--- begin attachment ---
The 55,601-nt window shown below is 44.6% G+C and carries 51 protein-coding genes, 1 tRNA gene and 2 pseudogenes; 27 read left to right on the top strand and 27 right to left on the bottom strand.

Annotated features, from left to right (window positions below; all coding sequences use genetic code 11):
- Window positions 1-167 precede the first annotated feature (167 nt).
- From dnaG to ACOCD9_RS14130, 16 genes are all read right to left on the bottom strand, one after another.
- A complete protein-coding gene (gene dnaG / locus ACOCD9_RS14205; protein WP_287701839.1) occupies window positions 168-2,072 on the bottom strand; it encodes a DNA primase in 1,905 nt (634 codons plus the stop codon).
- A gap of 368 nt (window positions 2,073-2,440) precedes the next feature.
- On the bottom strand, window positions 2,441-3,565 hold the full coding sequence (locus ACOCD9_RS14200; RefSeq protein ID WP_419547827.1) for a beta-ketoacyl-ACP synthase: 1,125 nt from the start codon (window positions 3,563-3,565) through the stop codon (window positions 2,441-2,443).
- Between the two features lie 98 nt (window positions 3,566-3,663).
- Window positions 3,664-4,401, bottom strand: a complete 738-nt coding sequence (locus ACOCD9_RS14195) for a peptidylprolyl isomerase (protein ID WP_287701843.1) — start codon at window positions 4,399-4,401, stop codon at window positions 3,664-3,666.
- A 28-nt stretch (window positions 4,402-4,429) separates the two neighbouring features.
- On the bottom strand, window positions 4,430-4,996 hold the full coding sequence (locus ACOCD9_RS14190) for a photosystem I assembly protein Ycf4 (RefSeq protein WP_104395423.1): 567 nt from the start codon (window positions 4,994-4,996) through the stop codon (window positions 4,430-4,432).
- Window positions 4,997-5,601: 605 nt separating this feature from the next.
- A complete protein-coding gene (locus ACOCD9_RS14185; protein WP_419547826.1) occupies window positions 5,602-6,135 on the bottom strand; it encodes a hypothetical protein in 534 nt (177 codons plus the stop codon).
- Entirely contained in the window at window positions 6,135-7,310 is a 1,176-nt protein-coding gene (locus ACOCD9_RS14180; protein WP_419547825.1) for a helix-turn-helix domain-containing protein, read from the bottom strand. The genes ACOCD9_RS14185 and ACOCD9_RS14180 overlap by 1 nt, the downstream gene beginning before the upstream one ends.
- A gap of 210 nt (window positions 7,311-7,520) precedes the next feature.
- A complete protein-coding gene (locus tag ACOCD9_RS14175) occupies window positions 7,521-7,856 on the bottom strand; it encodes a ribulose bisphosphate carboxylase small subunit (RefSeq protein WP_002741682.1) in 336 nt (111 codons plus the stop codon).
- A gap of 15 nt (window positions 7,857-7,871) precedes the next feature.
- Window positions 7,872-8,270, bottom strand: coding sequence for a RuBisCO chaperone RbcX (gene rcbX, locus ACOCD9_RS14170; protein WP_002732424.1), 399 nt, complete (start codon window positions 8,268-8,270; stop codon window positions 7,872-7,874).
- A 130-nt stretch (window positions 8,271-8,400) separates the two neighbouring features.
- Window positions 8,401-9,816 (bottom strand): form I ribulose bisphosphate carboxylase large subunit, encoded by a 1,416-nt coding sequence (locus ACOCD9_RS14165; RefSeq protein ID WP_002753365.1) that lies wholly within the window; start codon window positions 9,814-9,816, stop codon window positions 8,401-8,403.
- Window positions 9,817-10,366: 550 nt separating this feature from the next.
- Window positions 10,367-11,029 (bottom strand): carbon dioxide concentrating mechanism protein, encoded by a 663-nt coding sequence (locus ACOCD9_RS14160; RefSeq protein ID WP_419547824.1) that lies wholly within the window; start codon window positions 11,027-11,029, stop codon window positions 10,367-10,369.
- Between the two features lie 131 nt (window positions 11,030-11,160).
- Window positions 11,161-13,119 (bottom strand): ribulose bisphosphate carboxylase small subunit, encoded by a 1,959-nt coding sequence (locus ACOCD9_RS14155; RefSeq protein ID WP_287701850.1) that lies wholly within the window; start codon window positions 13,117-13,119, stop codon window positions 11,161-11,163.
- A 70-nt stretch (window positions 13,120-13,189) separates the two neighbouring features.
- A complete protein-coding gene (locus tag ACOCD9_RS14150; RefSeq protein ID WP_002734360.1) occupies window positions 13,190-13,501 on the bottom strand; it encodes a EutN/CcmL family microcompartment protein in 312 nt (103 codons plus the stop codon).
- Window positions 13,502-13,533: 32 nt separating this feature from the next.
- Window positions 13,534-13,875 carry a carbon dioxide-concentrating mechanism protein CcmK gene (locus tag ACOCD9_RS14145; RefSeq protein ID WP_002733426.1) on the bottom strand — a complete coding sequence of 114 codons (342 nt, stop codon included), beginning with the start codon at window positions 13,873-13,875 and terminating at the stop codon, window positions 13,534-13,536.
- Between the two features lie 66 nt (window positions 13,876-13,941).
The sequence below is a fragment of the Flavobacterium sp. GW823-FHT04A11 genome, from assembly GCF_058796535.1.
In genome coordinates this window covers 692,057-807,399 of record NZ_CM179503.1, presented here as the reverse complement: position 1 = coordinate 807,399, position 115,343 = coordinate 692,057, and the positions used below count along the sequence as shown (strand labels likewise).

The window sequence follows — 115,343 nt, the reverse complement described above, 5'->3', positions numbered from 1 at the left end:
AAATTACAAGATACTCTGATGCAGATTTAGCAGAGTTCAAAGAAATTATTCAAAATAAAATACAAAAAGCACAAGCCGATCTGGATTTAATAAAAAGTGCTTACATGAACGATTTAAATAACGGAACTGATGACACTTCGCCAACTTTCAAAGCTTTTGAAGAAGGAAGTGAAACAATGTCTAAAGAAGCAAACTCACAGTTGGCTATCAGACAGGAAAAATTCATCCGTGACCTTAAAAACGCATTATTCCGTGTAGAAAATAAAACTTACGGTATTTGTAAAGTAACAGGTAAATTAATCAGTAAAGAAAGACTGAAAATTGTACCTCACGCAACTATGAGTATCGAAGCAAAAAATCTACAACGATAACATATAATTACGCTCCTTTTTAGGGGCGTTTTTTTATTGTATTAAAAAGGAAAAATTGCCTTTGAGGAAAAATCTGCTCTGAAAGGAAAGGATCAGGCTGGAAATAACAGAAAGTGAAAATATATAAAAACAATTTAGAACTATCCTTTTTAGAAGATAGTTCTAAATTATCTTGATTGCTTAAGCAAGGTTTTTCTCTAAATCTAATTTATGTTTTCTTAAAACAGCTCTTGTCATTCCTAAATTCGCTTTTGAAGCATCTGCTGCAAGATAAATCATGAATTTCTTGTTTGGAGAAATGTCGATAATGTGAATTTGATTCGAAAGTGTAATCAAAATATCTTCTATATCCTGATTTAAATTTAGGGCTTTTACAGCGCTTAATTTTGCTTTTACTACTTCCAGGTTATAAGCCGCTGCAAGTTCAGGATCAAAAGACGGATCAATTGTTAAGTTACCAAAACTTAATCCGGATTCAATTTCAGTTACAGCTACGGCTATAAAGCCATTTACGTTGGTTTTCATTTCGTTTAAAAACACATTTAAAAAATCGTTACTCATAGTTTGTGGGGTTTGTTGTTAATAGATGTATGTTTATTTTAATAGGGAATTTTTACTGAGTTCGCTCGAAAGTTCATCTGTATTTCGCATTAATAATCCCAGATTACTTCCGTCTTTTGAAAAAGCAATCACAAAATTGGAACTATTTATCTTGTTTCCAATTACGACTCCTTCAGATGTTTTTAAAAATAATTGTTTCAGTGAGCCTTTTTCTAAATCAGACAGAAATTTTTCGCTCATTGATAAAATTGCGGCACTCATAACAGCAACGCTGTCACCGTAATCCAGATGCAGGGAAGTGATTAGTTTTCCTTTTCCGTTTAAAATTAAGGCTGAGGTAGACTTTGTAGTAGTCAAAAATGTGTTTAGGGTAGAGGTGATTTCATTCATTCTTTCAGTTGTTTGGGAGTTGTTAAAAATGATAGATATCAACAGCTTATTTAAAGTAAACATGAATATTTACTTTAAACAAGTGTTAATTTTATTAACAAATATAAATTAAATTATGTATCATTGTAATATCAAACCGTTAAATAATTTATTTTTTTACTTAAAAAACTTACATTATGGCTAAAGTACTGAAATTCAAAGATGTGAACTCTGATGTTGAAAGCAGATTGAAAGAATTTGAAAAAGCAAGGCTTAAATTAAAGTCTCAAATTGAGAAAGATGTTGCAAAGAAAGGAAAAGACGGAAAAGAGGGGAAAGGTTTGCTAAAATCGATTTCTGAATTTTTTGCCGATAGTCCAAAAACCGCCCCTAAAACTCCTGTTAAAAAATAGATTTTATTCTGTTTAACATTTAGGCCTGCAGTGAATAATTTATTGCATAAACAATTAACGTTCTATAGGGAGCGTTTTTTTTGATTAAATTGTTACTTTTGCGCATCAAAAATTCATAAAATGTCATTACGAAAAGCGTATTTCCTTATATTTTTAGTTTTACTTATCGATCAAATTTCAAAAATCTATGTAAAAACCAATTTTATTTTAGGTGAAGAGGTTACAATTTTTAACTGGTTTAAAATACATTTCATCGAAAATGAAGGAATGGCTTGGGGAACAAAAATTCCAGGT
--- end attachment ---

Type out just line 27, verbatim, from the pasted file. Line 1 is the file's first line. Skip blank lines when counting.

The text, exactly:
- Window positions 13,502-13,533: 32 nt separating this feature from the next.